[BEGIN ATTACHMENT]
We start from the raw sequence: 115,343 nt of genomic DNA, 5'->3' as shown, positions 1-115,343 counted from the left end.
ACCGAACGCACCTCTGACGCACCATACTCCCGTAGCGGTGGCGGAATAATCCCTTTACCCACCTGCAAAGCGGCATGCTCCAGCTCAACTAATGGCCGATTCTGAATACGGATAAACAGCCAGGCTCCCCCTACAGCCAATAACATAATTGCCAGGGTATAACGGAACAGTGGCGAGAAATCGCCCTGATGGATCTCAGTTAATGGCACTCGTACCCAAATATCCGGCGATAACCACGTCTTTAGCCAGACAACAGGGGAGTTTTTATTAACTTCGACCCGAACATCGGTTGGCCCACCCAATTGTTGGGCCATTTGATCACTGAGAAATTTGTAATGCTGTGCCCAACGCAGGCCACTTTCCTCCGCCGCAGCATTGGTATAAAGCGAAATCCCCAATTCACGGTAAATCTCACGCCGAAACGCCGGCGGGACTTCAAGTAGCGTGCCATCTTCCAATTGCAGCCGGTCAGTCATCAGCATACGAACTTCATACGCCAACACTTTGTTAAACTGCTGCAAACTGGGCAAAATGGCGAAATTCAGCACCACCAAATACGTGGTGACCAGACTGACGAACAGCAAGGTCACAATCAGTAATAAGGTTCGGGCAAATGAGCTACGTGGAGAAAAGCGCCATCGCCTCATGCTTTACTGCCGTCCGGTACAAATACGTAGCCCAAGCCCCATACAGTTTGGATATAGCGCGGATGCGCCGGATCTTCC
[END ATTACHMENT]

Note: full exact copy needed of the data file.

We start from the raw sequence: 115,343 nt of genomic DNA, 5'->3' as shown, positions 1-115,343 counted from the left end.
ACCGAACGCACCTCTGACGCACCATACTCCCGTAGCGGTGGCGGAATAATCCCTTTACCCACCTGCAAAGCGGCATGCTCCAGCTCAACTAATGGCCGATTCTGAATACGGATAAACAGCCAGGCTCCCCCTACAGCCAATAACATAATTGCCAGGGTATAACGGAACAGTGGCGAGAAATCGCCCTGATGGATCTCAGTTAATGGCACTCGTACCCAAATATCCGGCGATAACCACGTCTTTAGCCAGACAACAGGGGAGTTTTTATTAACTTCGACCCGAACATCGGTTGGCCCACCCAATTGTTGGGCCATTTGATCACTGAGAAATTTGTAATGCTGTGCCCAACGCAGGCCACTTTCCTCCGCCGCAGCATTGGTATAAAGCGAAATCCCCAATTCACGGTAAATCTCACGCCGAAACGCCGGCGGGACTTCAAGTAGCGTGCCATCTTCCAATTGCAGCCGGTCAGTCATCAGCATACGAACTTCATACGCCAACACTTTGTTAAACTGCTGCAAACTGGGCAAAATGGCGAAATTCAGCACCACCAAATACGTGGTGACCAGACTGACGAACAGCAAGGTCACAATCAGTAATAAGGTTCGGGCAAATGAGCTACGTGGAGAAAAGCGCCATCGCCTCATGCTTTACTGCCGTCCGGTACAAATACGTAGCCCAAGCCCCATACAGTTTGGATATAGCGCGGATGCGCCGGATCTTCC